Re: Detroit Coordinated Campaign
Dt: 8-28-02

It is our intention to change the way campaigns are conducted in our city, and change the way Detroit is looked upon from the outside. We are preparing to run a modern campaign, focusing on field — that is rooted in research and polling. Our city has unique issues and different challenges that the "soccer mom’s" from Oakland County and we are poised to address those differences in a manner that will produce a higher turnout percentage.

In the 2000 presidential election, voters in the City of Detroit made up close to 13% of the total electorate, casing 282,111 for then Vice President Gore. It has been said that there are 650,000 registered voters in the City of Detroit. We all understand that this is a false number. It is our intention to use various opportunities to purge our voter file to produce a more accurate list. I believe that the number will fall somewhere around 450,000 registered voters.

Early estimates for a state wide coordinated campaign budget have been in the neighborhood of 12-14 million dollars. With that in mind, we are presenting a responsible program costing 2,000,000 dollars — 14% of your overall estimate. I am confident that this program, if funded and implemented, will allow for us to reach presidential levels of turnout of 275,000-280,00 — which will benefit the entire democratic [sic] ticket, as well as the straight party ticket ballot proposal.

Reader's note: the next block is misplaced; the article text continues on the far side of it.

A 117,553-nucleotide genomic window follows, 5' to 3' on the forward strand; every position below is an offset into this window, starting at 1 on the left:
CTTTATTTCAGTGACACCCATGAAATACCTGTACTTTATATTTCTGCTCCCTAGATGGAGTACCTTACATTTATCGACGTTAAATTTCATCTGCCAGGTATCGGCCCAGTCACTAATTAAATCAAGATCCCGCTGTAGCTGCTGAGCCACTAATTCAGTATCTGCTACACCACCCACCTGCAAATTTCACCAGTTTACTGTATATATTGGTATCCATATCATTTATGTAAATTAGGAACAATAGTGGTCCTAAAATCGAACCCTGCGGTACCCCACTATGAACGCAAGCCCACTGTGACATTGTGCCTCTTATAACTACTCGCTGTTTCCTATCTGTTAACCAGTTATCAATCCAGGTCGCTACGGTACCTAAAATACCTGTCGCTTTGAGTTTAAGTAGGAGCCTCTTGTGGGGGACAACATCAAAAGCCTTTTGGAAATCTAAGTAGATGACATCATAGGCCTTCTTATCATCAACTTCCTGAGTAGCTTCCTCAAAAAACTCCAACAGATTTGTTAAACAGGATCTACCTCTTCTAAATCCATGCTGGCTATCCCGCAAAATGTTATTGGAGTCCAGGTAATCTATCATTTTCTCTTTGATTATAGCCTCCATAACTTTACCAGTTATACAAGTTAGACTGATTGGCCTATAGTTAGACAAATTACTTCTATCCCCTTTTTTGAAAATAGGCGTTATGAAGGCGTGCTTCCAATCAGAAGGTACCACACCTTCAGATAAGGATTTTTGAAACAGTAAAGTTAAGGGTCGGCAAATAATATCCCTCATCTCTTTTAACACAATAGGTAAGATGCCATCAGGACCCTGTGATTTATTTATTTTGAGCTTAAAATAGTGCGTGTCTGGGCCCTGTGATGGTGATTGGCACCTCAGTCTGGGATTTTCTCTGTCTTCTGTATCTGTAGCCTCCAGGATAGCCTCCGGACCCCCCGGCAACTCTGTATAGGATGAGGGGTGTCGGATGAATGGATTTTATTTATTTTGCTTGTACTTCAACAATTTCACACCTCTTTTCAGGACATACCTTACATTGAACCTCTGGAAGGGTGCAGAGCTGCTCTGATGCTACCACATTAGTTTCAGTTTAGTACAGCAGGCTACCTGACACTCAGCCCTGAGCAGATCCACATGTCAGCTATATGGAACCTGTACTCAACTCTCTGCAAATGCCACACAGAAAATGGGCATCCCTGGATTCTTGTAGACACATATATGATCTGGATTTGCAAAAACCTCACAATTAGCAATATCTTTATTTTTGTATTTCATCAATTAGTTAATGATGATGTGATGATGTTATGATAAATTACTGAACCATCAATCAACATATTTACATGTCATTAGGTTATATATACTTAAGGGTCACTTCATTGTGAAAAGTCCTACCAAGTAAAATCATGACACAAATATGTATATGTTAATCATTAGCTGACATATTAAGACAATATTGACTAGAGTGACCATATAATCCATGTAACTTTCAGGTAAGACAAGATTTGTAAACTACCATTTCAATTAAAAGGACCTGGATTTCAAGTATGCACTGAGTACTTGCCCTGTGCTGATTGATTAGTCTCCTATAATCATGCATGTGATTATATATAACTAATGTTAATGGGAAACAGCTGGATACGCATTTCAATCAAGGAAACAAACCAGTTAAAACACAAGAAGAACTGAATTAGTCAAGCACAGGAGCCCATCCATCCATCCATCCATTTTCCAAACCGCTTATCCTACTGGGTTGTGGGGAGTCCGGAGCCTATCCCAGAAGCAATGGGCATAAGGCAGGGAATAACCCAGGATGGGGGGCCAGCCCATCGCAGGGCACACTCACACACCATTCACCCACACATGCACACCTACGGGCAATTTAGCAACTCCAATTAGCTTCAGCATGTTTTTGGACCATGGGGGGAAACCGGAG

This is a commitment that we as leaders from the city of Detroit are making to the democratic ticket — but we expect the same in return. A commitment to us from the future leaders for this state to make good on the promises of inclusion, a government that leave no one behind and one that is reflective of the state. We expect a strong voice in the appointment process:

Based on the policies of the last 12 years, the next administration must address the issues that face the African-American community. In order to achieve this, I propose:

• 20% of the new appointees should be African-American.

• Directors of MSHDA, MEDC, FIA, Corrections, Community Health and the Insurance Commission should be Detroiters. There is a wealth of talent and experience within Detroit who can help craft the policies that are laid out by the next administration.

• The past policy of marginalizing Detroit has to stop. A commitment to the city from the state in the form of government facilities located in the city, any new construction of government buildings need to happen in Detroit and more staye contracts need to be granted to Detroit based, minority owned businesses.

There is a new focus in the City of Detroit, one that challenges our elected officials and those who would lead to address the culture of our city, and the character of our people.

This November we are faced with many great challenges, none greater than to renew the hope our people have for their leadership in Lansing. For the first time in a decade, there will be a new governor faced with repealing the harm tone to our city by the current administrations harmful policies.

Let's work to get this done in November, I am eager to hear your thoughts and get this done.